Reference » Window classes » MWindow » runMessageLoop

Elgrint::MWindow::runMessageLoop(bool) method

Declaration (see MWindow.h):

void runMessageLoop(bool disableParent = false);

Description

Executes the message loop, which brings all windows "to life".

Parameters:

Name Type Def value Description
disableParent bool false

Details

1. Message loop:

'runMessageLoop' is one of the most important (and complicated) functions in Elgrint. Without it, app windows cannot respond to input events, and, more importantly, the app is terminated immediately after creating all the windows, which usually takes a fraction of a second. This means that runMessageLoop has to be called at least once for the app to be useful as a user interface.

Even though the function is pretty complex on the inside, the basic principle is very simple: the function contains a while loop, which extracts a message from a message queue and dispatches it to a proper message handler (i.e. calls the suitable OnXXXX function of a suitable window). This while loop is called the "message loop".

 

2. The message queue:

The message queue is a special internal structure, which contains various messages, delivered to the app but not processed yet. Not all messages get into the queue – some are generated within the message loop iteration. See Messages for a detailed explanation about which messages are queued and which are not.

A message queue is needed because queued messages usually arrive from outside (from other threads, other apps, or from the system), which can happen at any moment. If the app is processing other messages at that moment, it cannot start processing the newly arrived message, because all windows operate under a single thread, and even if they weren't, it would be extremely unsafe or impractically difficult to process several messages in parallel. Therefore, the newly arrived messages wait their turn in the queue, and the app processes them one by one.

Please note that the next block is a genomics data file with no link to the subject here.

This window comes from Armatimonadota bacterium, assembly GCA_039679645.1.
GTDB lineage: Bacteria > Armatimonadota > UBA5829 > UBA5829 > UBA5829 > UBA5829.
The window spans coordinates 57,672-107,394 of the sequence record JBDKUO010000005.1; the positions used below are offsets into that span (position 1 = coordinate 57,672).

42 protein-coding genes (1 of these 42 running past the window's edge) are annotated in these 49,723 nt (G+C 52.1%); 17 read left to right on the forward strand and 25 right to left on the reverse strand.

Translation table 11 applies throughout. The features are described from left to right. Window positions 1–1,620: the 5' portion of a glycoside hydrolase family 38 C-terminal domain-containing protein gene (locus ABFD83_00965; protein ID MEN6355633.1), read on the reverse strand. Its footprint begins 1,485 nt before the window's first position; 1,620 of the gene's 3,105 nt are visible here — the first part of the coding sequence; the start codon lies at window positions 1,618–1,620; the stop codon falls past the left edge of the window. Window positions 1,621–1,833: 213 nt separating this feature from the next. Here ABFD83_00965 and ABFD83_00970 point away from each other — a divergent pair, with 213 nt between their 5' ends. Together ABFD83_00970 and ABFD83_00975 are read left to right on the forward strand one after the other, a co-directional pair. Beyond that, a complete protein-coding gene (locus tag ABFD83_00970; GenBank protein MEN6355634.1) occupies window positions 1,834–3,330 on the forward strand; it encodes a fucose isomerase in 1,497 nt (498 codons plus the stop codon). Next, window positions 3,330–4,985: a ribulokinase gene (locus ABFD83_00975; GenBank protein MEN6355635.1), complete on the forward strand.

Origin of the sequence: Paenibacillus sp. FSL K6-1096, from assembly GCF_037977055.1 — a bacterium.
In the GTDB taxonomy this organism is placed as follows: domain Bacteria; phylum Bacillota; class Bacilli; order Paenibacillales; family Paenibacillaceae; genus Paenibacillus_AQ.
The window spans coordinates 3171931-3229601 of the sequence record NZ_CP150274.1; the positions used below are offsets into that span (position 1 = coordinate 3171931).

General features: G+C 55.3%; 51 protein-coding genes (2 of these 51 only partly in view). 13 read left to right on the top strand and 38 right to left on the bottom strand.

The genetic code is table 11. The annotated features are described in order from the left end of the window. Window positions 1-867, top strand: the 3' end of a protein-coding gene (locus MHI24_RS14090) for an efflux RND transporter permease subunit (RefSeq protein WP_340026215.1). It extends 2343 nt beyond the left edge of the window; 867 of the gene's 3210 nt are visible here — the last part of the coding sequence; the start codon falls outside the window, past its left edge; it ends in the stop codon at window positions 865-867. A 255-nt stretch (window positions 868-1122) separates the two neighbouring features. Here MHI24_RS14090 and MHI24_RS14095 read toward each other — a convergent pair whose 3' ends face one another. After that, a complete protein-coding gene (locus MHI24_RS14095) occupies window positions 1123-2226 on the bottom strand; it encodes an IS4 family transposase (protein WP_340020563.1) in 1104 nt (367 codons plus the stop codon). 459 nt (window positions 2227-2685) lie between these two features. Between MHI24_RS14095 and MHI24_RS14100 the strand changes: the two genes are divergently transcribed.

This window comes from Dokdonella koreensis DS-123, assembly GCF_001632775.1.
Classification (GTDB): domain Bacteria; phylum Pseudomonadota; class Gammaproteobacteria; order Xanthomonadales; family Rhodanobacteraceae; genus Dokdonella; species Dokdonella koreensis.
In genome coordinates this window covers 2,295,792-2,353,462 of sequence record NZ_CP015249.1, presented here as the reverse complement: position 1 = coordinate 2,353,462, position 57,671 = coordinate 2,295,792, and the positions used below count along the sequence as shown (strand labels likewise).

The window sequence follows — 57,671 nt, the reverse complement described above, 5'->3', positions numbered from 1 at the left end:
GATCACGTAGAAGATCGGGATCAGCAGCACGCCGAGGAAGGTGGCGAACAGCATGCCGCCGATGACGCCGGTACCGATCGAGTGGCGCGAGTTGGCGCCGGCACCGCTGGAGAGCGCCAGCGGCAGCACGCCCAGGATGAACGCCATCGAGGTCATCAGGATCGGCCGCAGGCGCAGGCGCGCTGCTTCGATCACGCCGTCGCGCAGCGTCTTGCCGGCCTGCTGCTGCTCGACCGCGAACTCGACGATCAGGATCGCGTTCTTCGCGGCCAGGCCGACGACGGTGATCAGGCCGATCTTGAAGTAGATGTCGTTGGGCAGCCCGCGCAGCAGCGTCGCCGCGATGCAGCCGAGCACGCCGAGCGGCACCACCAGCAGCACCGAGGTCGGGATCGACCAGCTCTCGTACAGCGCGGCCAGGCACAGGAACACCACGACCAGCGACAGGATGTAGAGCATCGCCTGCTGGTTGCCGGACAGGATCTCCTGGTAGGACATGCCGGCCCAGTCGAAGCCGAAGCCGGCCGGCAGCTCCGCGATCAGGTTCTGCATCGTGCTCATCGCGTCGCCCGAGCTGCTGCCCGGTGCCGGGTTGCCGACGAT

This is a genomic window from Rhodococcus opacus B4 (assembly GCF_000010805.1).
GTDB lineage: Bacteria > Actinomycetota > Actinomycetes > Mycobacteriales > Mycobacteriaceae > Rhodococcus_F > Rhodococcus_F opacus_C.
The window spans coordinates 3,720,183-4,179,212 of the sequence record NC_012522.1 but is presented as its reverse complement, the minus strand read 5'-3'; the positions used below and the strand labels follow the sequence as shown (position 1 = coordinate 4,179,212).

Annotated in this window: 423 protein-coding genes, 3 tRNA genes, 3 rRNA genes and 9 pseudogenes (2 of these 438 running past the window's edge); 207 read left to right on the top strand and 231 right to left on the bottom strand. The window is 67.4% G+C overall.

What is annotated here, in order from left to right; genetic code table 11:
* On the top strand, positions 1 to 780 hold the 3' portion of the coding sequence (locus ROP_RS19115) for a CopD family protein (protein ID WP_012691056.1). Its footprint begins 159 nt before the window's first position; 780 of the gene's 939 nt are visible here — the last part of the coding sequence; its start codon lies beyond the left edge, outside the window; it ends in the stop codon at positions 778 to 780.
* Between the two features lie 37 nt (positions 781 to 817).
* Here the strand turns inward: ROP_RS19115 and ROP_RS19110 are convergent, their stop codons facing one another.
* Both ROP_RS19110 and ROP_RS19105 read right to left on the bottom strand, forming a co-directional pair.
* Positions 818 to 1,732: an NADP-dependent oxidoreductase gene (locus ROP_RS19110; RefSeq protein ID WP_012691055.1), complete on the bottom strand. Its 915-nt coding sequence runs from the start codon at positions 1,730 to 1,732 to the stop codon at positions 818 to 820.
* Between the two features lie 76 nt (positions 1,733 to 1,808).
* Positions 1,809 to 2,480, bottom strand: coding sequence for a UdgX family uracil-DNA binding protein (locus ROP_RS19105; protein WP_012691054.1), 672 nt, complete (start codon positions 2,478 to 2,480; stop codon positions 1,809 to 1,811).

The messages are not necessarily processed in the same order they arrive, and not necessarily processed at all. For example, if a keyboard event occurs while a previous keyboard event is still in the queue, then the new event may be discarded for safety (to prevent an input event buildup, which could make the app unresponsive). Also, some messages have a higher priority and can be processed out of their turn. However, there is no need to know the specific details here – the extraction from the queue is a fully encapsulated feature.

 

3. Loop iteration:

Once a message is extracted from the queue, it is dispatched to a suitable window. For example, KeysEntered message usually goes to the current focus window (see isFocused), and CursorMoved goes to the hot window (see isHot). External messages, such as SystemSuspending, go to the screen window (see MApp::screen), and Paint message goes to the window that needs to be repainted. And so on.

The message processing itself can generate "non-queued" (aka "stacked") messages, i.e. another OnXXXX handler (of the same one) is called before the initial OnXXXX returns. For example, if OnKeysEntered calls setSize, then the resulting RectChanging and then Resized messages are stacked over the original KeysEntered. Of course such stacking can consist of more than two messages, which is especially true in case of multiple propagations. Say, a KeysEntered message is dispatched to a button inside the main bar of a mainframe window, and the key being pressed is kbCalculator. Then, the button propagates this message to the main bar, which propagates it to the mainframe, which propagates it to the screen window (which launches the calculator program). So the screen window is handling the topmost message in the stack of four KeysEntered messages.